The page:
Espace Louis Vuitton Séoul
454 Apgujeong-ro, Gangnam-gu
Seoul 06015 Korea
T. +82 2 3432 1854
Monday to Sunday from 12 p.m. to 7 p.m.
For its opening, the Espace Louis Vuitton Seoul is proud to annonce an exhibition entirely dedicated to major artist Alberto Giacometti.
For its very first exhibition, the Espace Louis Vuitton Seoul presents eight emblematic sculptures by Giacometti, that belong to the Collection: Tête sur tige [Head on a rod] (1947), Trois hommes qui marchent [Three men walking] (1948), Homme qui chavire [Man who capsizes] (1950), Femme de Venise III [Woman of Venice III] (1956), Grande Femme II [Tall Woman II] (1960) and Têtes d’homme [Heads of a man] (Lotar I), (Lotar II) and (Lotar III) (1964-65). These works, considered as key masterpieces of Giacometti’s oeuvre, pay tribute to the virtuosity of the iconic Swiss artist.
Born in 1901 in Switzerland, Alberto Giacometti moved to Paris in 1922. He set his sights on the Montparnasse district, where he lived and worked until his death in 1966.
Despite the almost instant recognition of his work, and the friendship he forged with several personalities such as André Breton, Georges Bataille, André Masson and Michel Leiris, Giacometti quickly turned away from surreal objects that made him famous to refocus on the model. This solitary breakaway, in which he had “no other purpose than to try to set up a human head”, led him away from subservience to any movement, preferring to concentrate on the sources of creativity. Supported by his knowledge of prehistoric, ancient Egyptian, Sumerian and archaic Greek art, his work combined daily experience of the model with timeless forms of ancient models.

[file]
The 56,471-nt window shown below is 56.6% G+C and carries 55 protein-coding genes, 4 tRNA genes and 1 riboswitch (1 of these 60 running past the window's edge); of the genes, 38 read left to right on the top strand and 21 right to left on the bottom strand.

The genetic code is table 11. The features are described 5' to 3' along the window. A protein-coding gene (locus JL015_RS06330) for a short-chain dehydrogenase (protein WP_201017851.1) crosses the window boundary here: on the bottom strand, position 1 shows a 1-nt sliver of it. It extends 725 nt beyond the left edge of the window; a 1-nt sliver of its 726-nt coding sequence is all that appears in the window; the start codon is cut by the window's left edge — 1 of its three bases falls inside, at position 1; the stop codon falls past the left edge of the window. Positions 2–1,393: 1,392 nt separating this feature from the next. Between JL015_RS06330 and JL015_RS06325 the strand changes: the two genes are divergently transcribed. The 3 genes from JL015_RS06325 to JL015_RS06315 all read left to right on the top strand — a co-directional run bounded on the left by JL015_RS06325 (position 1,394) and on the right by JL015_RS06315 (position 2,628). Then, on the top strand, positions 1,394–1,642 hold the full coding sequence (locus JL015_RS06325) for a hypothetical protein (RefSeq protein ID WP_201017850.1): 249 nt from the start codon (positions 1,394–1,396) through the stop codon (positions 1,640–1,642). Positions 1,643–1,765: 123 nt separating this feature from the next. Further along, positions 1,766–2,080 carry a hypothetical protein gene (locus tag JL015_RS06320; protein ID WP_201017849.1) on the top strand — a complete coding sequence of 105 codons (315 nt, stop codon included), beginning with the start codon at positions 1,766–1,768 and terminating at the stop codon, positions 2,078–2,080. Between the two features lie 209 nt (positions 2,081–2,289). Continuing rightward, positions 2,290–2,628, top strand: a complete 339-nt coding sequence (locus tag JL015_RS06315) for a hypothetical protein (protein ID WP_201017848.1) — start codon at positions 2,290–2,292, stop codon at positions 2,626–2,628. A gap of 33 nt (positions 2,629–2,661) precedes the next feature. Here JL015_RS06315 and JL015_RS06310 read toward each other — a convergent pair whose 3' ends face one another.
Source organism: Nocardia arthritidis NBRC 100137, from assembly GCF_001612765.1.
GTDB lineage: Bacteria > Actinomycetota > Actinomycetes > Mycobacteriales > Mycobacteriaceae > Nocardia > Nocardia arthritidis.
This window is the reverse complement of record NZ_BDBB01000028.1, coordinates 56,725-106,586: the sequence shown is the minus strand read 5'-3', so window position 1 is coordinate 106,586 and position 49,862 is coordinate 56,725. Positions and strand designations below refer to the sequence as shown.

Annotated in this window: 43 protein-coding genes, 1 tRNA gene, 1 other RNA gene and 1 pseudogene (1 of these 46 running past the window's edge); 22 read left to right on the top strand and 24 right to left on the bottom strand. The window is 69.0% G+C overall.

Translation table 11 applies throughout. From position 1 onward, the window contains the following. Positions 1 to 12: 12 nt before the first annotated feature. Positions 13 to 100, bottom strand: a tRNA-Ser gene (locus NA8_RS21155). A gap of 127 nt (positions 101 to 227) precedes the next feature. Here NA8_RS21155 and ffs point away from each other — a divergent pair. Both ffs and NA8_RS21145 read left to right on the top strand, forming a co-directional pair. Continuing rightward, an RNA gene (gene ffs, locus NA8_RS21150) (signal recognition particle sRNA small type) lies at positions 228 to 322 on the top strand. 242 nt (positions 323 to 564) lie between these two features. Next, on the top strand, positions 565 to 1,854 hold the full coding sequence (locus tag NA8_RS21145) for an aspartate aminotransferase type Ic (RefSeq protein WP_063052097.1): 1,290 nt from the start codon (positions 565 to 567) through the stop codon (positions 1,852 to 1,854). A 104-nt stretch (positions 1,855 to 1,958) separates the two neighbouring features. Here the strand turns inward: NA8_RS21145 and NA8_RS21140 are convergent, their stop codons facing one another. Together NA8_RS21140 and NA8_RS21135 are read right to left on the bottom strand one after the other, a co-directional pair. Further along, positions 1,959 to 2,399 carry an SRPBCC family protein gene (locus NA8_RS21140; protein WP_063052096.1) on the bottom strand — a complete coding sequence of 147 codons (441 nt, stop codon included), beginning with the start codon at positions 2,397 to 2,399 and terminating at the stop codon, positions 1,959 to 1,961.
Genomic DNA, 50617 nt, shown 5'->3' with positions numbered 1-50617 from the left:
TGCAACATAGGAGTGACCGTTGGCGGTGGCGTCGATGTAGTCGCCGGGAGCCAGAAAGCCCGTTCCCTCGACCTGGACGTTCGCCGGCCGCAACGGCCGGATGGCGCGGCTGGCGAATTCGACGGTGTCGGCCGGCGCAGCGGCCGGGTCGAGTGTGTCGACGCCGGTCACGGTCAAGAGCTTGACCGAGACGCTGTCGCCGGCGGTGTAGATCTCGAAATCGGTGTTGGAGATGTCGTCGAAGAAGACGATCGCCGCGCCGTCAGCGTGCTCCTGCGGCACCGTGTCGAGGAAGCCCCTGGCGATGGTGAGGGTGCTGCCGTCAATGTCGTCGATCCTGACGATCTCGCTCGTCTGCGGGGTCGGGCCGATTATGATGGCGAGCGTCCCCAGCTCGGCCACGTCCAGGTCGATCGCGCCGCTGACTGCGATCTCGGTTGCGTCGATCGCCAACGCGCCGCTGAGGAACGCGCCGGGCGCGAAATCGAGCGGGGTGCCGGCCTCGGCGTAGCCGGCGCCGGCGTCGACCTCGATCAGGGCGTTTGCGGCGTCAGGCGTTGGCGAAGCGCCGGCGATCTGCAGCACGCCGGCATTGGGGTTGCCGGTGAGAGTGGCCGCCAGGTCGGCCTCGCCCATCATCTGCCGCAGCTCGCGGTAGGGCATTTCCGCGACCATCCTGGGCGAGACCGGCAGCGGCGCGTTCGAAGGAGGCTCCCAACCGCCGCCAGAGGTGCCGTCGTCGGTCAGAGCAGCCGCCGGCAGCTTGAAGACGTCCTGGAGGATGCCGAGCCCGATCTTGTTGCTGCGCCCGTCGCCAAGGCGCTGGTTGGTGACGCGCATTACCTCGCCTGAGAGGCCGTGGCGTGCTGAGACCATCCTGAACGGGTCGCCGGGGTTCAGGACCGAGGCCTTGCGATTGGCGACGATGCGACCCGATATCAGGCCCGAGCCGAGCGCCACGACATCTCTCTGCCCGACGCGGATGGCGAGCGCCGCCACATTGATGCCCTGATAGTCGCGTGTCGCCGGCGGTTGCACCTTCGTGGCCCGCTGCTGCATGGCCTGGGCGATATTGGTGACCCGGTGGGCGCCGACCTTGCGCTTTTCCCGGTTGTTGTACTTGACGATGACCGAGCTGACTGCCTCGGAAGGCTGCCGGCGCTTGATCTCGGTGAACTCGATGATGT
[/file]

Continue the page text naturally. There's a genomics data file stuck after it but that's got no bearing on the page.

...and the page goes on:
From 1935, he devoted himself entirely to the living model which became the sole obsessive subject of his work. Meanwhile, he took an interest in ratios of scale and the way figures occupy and activate the space around them. In the 1950s, his bodies became increasingly thin, reduced to the essential lines of their precarious existence: “[...] a man walking in the street weighs nothing, is much lighter in any case than the same dead or unconscious man. He is balanced on his legs. His weight is not felt. This is subconsciously what I wanted to reproduce... that lightness, by refining my silhouettes ...” (Interview with Jean Clay, 1963).
Giacometti felt a sense of lingering failure over his inability to reproduce his models as he perceived them and achieved extreme simplification that paradoxically orchestrates a striking emergence of the figure. Beyond an emotional expression, the artist imposed an optical approach of his works, such as dots or lines in a dense space. As expressed by Jean Genet, “their (Giacometti’s sculptures’) beauty seems to me to stand in an incessant, continuous toing and froing from the most extreme distance to the closest familiarity: that toing and froing is never-ending and is how we can say they are in movement”.
Born in Borgonovo (Switzerland) on October 10, 1901, Alberto Giacometti, at an early age, was introduced to Post-Impressionism and Symbolism by his father, a painter. In 1919, he left school to study at the Fine Arts College of Geneva. He moved to France in 1922 where he studied the nude at the Académie de la Grande Chaumière, sculpture with Antoine Bourdelle and often visited the Louvre.
His work brought him close to the post-Cubism movement (in particular, Le couple [The couple] (1926) and Femme Cuillère [Spoon Woman] (1927)), and then developed within the Surrealist group (the Boule suspendue [Suspended Ball] sculpture (1930), exhibited at Galerie Pierre alongside works by Joan Miró and Jean Arp, marked this turning point). In 1935, breaking away from avant-garde circles, he began to work exclusively on the living model.
During the World War II, in 1941 he returned to Switzerland where he met his future wife, Annette Arm, who became one of his favorite models. In the after-war period, he started to create new tall and spindly figures. In the 1950s, Giacometti’s reputation grew considerably. In 1956, he represented France at the Venice Biennale where he presented Femmes de Venise [Women of Venice] (he would later win the Biennale’s Grand Prix for Sculpture in 1962). Before leaving Paris for the last time in 1965, Giacometti made three portraits of photographer Eli Lotar, who became his final model. Giacometti died on January 11, 1966 at the Cantonal Hospital of Coire.